The long view

Ed Moriarty stepped into the role of executive director of Mining Industry NL in May 2013. Right away, he was impressed and energized by the people he had agreed to represent.

“They are can-do people, eternal optimists,” Moriarty says about the industry players he has engaged with. “They take a lot of risks but they look at the future and see big things.”

It may be easier than usual to stay positive in 2013, and “big things” is certainly the right phrase to use when talking about the Newfoundland and Labrador economy. Industrial development is at an all-time high, with $9.4 billion in major projects investment planned for 2013 (up 10 per cent from 2012) and a total of $54 billion worth of projects underway, approved, or in development.

Those numbers include projects in all sectors, including housing, transportation, education and recreation. But the amounts are especially impressive because of megaprojects like the $6.2 billion Muskrat Falls hydro development and the $14 billion Hebron offshore oil project. Throw in a long list of smaller developments, and it adds up to a mighty big inf lux of investor cash – and confidence.

Offshore projects remain the biggest ticket items within the province, accounting for a full 36 per cent of the $54 billion total; electricity 20 per cent; and mining about 18 per cent.

Optimism is high among the industry players, and projects of all sizes are surging ahead. Development has not been seen at this level in the province’s history, but that’s not to say it is without its challenges.

POWER REQUIREMENTS
One potential hurdle, however, was cleared in December 2012, when the Muskrat Falls hydro project was officially sanctioned. A collective sigh of relief was no doubt expelled from everyone involved in industrial projects in Labrador and, to a lesser extent, on the island of Newfoundland. All of this constructing, digging, extracting, and refining, after all, needs energy to keep going.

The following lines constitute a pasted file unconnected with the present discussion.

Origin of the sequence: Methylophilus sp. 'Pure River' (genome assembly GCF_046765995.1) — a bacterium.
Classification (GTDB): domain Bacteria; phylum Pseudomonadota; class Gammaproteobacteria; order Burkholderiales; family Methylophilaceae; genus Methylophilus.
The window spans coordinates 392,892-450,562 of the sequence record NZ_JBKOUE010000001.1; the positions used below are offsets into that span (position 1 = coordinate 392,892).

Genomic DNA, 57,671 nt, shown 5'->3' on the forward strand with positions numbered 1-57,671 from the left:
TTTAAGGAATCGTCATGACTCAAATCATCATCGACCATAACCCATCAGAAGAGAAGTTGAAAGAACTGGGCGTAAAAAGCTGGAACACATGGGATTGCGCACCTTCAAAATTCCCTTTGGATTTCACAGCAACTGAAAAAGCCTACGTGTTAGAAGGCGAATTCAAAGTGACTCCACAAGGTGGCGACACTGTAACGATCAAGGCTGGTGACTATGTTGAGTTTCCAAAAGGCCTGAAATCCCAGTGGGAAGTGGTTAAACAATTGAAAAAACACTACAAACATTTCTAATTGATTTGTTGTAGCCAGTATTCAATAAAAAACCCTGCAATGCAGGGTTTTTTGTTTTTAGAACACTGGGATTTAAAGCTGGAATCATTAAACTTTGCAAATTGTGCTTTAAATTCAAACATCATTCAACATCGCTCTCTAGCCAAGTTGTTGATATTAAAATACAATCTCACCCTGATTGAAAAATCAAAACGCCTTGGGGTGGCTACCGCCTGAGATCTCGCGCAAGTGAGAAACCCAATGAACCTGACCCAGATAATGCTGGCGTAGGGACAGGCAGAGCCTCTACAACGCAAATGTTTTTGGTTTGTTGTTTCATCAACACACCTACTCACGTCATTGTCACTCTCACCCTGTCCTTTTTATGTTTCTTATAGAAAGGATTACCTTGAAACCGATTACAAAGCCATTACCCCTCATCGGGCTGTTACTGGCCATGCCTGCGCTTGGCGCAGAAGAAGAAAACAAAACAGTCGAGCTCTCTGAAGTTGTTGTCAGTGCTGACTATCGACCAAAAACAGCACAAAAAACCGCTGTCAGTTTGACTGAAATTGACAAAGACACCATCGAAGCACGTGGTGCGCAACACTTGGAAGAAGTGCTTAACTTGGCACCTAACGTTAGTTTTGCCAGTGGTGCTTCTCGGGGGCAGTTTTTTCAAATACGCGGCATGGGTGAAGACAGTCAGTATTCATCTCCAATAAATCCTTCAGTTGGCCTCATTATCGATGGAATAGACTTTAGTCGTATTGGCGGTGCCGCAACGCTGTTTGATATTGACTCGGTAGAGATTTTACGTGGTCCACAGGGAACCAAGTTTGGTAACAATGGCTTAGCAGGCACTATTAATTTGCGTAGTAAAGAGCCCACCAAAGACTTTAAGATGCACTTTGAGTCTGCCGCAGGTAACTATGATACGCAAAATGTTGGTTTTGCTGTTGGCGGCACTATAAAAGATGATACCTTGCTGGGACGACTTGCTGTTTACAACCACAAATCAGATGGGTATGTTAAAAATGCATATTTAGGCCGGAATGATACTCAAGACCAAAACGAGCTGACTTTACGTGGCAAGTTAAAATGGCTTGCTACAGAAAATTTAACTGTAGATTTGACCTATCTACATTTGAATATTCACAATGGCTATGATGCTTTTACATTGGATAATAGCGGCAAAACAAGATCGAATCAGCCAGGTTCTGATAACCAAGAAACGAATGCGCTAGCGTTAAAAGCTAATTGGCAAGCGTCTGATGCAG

“No one can predict the future, and there’s a lot of volatility in the market,” says Moriarty. “Anything [the industry players] can do to reduce uncertainty is crucial.” First power is due to be transmitted in 2017.

“Fortunately the stars have aligned so the Muskrat Falls project will come on line when we really need it,” says Nick McGrath, the provincial minister responsible for Labrador Affairs.

“For the mining companies to move forward, they wanted to know, first, ‘Is this energy available?’ And second, ‘Are we going to be able to afford it?'” The rates for Muskrat Falls power are being negotiated; once they are set, companies can move forward with detailed financial planning.

Construction on the massive project is well underway. “Every time I fly home, I f ly over the worksite,” says McGrath. “It’s always changing. Last year it was a forest and waterway. This year, it looks like a mine site as site preparation is being done. It’s changing every week.”

And attracting more and more workers. As of July 2013, 630 people were employed at Muskrat Falls. By 2015, that’s expected to rise to 3,100.

PEOPLE REQUIREMENTS
There’s no way around it: for Muskrat Falls, as for other industrial projects big and small, the issue of finding enough labour, particularly skilled labour, is a well publicized challenge.

In July, Vale laid off hundreds of workers from its Long Harbour site. Ironically, the company made the cuts because it did not have access to enough skilled labour. Vale decided to “shift focus” from its port site to the main construction site – there weren’t enough workers to keep both moving ahead. In doing so, some of the skill requirements changed, and 250 layoff notices were handed out.

Vale has confirmed it has applied for permission to bring in foreign workers if required; director of corporate affairs Bob Carter told media the company would go outside of Canada to find employees “only if we have to.”

“These are the kinds of dilemmas facing companies today,” says McGrath. “There is such a shortage, it’s like a dating game. Industry is making huge offers to the people they want. It’s an employees’ market.”

The Atlantic Provinces Economic Council reports the shortage of skilled workers has led to steeply increasing project costs. In Newfoundland and Labrador, wages went up by an average of 5.4 per cent in 2012, nearly double the national average.